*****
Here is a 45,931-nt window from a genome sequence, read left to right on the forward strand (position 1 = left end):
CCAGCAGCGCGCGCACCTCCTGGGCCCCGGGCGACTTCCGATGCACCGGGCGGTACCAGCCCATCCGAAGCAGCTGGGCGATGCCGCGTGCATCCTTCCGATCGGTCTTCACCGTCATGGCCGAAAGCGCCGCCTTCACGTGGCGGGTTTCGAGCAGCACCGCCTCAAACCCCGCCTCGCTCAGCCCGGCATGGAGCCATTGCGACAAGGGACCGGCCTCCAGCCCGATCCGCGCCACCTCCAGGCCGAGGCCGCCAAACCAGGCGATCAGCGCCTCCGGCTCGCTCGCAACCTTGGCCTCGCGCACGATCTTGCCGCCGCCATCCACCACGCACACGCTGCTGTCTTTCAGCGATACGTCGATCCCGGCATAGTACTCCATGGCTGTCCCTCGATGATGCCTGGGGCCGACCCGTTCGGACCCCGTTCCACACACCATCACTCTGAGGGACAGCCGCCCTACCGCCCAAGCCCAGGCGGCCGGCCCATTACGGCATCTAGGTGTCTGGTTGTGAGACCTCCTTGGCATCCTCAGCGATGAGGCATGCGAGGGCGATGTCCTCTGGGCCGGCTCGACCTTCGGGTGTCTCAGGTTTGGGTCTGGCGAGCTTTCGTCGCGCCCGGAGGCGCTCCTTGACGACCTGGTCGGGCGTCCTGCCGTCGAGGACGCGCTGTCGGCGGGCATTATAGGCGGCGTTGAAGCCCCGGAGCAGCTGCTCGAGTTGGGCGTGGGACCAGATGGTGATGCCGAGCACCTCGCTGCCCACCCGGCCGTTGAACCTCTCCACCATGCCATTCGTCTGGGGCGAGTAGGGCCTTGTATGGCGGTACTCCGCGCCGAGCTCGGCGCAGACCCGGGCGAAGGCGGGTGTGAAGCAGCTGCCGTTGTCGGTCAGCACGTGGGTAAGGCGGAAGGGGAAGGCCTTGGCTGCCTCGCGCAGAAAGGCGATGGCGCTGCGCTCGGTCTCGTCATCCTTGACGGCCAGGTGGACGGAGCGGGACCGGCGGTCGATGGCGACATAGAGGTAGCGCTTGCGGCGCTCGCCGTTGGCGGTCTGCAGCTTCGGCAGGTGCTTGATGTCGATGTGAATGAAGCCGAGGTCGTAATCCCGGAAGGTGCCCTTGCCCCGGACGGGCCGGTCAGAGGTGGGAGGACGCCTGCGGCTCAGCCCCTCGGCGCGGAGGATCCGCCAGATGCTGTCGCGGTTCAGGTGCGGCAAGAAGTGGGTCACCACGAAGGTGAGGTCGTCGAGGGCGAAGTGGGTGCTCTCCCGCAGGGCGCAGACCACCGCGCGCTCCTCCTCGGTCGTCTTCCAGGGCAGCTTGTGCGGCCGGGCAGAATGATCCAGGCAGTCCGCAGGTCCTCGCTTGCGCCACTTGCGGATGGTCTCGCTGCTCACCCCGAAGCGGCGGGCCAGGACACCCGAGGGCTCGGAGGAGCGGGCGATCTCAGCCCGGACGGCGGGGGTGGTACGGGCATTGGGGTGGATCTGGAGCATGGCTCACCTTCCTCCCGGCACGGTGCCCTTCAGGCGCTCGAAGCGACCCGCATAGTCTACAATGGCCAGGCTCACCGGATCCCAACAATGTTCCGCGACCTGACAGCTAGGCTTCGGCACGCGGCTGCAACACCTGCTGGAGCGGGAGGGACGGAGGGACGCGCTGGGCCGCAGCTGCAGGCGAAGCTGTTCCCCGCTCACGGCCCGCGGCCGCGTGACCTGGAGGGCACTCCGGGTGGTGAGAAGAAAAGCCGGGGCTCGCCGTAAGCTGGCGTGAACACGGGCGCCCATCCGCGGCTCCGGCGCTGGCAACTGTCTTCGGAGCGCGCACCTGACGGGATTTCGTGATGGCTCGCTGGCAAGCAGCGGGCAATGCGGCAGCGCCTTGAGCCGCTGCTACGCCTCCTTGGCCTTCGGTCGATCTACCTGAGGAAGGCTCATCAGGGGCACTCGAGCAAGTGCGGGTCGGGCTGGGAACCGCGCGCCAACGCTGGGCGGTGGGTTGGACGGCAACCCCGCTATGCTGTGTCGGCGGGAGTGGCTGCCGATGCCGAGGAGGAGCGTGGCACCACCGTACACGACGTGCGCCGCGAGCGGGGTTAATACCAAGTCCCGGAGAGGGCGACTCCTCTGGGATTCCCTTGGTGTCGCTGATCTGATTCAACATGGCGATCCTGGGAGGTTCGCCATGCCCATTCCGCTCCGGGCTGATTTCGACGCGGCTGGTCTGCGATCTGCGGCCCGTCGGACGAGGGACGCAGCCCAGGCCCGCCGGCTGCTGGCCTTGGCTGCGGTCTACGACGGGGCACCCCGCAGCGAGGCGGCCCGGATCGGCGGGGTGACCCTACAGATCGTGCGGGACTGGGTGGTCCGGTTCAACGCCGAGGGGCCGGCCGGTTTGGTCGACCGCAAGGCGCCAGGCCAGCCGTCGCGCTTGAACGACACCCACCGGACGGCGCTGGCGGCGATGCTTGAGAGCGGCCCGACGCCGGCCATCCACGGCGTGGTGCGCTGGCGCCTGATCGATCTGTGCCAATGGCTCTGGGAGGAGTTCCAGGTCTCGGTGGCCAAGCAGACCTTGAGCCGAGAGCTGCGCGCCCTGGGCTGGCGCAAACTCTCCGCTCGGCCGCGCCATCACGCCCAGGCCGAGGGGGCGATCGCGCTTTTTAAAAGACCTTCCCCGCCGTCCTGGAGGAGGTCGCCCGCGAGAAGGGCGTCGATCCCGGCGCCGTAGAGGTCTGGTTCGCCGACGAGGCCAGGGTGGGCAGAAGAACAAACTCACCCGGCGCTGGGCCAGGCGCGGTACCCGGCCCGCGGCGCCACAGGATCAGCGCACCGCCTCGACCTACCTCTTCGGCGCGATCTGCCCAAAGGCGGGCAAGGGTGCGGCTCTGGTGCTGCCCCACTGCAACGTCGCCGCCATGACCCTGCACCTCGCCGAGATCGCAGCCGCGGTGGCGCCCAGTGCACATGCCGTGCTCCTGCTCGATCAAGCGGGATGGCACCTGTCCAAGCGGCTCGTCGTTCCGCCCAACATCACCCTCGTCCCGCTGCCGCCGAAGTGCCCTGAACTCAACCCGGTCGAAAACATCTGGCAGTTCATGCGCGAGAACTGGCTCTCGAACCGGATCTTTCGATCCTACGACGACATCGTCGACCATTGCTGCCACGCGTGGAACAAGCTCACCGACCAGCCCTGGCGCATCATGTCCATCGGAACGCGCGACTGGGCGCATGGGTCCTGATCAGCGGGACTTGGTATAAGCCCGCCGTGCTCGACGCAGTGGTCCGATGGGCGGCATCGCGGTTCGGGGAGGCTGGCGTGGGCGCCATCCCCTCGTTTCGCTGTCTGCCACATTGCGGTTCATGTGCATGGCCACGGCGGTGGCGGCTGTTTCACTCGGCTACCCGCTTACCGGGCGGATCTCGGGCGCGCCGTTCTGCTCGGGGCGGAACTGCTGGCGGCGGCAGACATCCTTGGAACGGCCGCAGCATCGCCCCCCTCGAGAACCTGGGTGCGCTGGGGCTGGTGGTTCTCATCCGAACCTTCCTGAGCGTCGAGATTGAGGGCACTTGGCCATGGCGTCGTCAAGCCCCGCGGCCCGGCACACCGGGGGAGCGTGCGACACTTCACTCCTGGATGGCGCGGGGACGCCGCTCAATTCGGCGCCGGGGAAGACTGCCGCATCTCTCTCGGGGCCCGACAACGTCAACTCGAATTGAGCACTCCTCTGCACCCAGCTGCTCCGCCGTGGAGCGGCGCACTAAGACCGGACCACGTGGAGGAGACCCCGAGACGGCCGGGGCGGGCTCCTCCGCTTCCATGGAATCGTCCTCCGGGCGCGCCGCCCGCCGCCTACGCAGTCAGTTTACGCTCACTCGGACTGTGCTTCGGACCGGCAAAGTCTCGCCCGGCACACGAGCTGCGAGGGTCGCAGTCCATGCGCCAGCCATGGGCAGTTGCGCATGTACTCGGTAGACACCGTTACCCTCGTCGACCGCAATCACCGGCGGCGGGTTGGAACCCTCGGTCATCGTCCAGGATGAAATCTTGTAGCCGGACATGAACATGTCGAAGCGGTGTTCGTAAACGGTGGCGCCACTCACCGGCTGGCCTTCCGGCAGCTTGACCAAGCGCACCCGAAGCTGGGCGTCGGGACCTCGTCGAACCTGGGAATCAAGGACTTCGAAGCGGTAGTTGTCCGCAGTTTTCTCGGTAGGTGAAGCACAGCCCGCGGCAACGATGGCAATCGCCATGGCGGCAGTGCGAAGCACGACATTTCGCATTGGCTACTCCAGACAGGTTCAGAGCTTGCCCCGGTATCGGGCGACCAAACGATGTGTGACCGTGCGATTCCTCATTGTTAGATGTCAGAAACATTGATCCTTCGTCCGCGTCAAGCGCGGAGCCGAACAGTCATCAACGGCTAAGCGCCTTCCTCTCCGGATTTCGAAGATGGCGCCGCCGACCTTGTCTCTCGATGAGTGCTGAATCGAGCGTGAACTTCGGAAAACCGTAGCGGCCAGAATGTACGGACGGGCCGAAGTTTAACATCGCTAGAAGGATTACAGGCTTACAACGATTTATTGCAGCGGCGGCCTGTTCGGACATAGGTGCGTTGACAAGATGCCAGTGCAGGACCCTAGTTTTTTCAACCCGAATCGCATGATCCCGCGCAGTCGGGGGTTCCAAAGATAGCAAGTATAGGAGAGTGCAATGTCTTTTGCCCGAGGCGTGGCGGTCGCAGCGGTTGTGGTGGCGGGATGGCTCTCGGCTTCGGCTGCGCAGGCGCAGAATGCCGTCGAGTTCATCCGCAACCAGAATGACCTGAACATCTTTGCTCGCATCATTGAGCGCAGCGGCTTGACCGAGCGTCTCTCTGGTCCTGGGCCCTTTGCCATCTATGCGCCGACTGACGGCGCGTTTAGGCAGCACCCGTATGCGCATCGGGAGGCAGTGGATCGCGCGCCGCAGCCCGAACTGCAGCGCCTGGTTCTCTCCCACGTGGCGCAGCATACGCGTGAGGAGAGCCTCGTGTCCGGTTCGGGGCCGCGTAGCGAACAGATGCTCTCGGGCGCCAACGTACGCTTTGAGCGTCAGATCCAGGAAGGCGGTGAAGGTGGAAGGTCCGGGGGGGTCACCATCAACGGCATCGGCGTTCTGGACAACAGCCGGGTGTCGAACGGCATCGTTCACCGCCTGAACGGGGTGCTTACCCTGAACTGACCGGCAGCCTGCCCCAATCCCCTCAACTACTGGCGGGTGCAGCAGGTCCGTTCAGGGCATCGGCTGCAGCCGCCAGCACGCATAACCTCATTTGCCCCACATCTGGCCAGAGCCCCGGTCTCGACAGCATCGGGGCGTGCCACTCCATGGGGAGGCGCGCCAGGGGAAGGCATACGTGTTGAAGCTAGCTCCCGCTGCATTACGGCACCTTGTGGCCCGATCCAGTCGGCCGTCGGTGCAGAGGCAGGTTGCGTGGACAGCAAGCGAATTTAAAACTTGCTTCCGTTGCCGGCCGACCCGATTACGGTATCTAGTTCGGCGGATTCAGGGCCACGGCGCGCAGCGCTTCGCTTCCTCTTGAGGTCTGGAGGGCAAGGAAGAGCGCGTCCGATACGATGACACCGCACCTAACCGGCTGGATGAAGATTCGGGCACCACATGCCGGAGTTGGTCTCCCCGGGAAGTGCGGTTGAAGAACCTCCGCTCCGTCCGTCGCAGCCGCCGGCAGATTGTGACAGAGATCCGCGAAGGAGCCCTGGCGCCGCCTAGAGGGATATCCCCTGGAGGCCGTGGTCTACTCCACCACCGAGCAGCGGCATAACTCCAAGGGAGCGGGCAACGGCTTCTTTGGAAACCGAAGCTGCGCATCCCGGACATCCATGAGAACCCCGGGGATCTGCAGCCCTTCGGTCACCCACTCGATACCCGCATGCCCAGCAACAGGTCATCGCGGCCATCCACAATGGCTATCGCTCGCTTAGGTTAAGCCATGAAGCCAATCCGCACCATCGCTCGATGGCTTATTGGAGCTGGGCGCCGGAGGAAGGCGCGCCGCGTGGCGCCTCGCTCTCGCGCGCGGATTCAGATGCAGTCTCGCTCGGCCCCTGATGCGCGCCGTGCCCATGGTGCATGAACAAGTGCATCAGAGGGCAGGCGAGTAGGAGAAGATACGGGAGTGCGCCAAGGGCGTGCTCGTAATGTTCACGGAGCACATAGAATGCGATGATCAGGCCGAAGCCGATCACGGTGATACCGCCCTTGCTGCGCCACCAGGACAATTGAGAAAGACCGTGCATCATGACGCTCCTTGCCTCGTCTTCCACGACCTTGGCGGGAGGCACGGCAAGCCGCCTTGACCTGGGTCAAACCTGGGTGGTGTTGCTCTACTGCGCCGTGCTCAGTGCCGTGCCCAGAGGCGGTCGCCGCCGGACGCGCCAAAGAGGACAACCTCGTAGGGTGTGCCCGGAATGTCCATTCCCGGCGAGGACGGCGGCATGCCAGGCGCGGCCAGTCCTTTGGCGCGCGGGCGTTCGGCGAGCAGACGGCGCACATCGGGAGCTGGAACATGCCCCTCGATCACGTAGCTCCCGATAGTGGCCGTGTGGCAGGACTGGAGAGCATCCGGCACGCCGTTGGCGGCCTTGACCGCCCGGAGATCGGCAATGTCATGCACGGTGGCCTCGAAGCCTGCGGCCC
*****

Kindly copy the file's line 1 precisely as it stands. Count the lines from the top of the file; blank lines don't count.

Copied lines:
Here is a 45,931-nt window from a genome sequence, read left to right on the forward strand (position 1 = left end):